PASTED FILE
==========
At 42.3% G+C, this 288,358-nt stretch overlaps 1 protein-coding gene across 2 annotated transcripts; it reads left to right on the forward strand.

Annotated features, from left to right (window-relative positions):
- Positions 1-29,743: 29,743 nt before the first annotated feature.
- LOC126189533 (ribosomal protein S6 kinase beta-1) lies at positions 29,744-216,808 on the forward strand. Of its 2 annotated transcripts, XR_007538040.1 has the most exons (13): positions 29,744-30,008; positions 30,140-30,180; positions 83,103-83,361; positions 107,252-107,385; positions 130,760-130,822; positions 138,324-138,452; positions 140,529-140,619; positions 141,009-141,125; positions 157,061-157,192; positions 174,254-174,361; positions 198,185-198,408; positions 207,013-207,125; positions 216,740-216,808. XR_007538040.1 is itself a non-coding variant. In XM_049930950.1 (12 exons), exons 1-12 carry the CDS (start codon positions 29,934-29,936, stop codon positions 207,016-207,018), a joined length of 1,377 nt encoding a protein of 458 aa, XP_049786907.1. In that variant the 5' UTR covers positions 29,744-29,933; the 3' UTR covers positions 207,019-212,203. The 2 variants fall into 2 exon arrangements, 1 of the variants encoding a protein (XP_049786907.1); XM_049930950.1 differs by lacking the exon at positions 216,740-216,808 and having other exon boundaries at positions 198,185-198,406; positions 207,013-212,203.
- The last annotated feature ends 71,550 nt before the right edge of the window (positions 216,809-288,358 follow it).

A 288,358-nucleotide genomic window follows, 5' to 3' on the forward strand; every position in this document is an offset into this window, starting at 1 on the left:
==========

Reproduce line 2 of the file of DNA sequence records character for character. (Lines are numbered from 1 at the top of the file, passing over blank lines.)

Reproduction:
Annotated features, from left to right (window-relative positions):